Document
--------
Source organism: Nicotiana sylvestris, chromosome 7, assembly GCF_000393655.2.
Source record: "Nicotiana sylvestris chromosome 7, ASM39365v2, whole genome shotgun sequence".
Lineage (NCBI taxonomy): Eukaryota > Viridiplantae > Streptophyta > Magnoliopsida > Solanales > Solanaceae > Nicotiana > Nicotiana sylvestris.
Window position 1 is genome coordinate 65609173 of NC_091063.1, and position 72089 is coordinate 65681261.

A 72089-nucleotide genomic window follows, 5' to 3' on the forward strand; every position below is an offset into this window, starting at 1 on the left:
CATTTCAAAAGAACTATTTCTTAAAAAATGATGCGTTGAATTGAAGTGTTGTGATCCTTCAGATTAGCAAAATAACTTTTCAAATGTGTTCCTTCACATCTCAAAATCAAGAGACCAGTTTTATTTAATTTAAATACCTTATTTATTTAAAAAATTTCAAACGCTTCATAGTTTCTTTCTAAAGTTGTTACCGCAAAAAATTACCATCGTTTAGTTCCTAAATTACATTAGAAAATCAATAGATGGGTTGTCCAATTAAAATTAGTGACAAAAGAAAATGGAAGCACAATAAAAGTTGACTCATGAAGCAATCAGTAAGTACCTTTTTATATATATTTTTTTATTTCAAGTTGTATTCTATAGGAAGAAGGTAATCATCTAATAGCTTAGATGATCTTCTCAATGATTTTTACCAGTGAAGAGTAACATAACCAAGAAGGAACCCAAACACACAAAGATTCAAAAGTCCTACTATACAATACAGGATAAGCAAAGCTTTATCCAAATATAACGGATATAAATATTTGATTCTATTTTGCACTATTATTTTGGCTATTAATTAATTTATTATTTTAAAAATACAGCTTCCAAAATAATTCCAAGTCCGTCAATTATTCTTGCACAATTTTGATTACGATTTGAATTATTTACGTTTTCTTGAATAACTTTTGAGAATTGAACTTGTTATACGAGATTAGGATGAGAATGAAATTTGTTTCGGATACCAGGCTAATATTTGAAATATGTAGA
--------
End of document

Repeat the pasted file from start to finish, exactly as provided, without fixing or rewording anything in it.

Source organism: Nicotiana sylvestris, chromosome 7, assembly GCF_000393655.2.
Source record: "Nicotiana sylvestris chromosome 7, ASM39365v2, whole genome shotgun sequence".
Lineage (NCBI taxonomy): Eukaryota > Viridiplantae > Streptophyta > Magnoliopsida > Solanales > Solanaceae > Nicotiana > Nicotiana sylvestris.
Window position 1 is genome coordinate 65609173 of NC_091063.1, and position 72089 is coordinate 65681261.

A 72089-nucleotide genomic window follows, 5' to 3' on the forward strand; every position below is an offset into this window, starting at 1 on the left:
CATTTCAAAAGAACTATTTCTTAAAAAATGATGCGTTGAATTGAAGTGTTGTGATCCTTCAGATTAGCAAAATAACTTTTCAAATGTGTTCCTTCACATCTCAAAATCAAGAGACCAGTTTTATTTAATTTAAATACCTTATTTATTTAAAAAATTTCAAACGCTTCATAGTTTCTTTCTAAAGTTGTTACCGCAAAAAATTACCATCGTTTAGTTCCTAAATTACATTAGAAAATCAATAGATGGGTTGTCCAATTAAAATTAGTGACAAAAGAAAATGGAAGCACAATAAAAGTTGACTCATGAAGCAATCAGTAAGTACCTTTTTATATATATTTTTTTATTTCAAGTTGTATTCTATAGGAAGAAGGTAATCATCTAATAGCTTAGATGATCTTCTCAATGATTTTTACCAGTGAAGAGTAACATAACCAAGAAGGAACCCAAACACACAAAGATTCAAAAGTCCTACTATACAATACAGGATAAGCAAAGCTTTATCCAAATATAACGGATATAAATATTTGATTCTATTTTGCACTATTATTTTGGCTATTAATTAATTTATTATTTTAAAAATACAGCTTCCAAAATAATTCCAAGTCCGTCAATTATTCTTGCACAATTTTGATTACGATTTGAATTATTTACGTTTTCTTGAATAACTTTTGAGAATTGAACTTGTTATACGAGATTAGGATGAGAATGAAATTTGTTTCGGATACCAGGCTAATATTTGAAATATGTAGA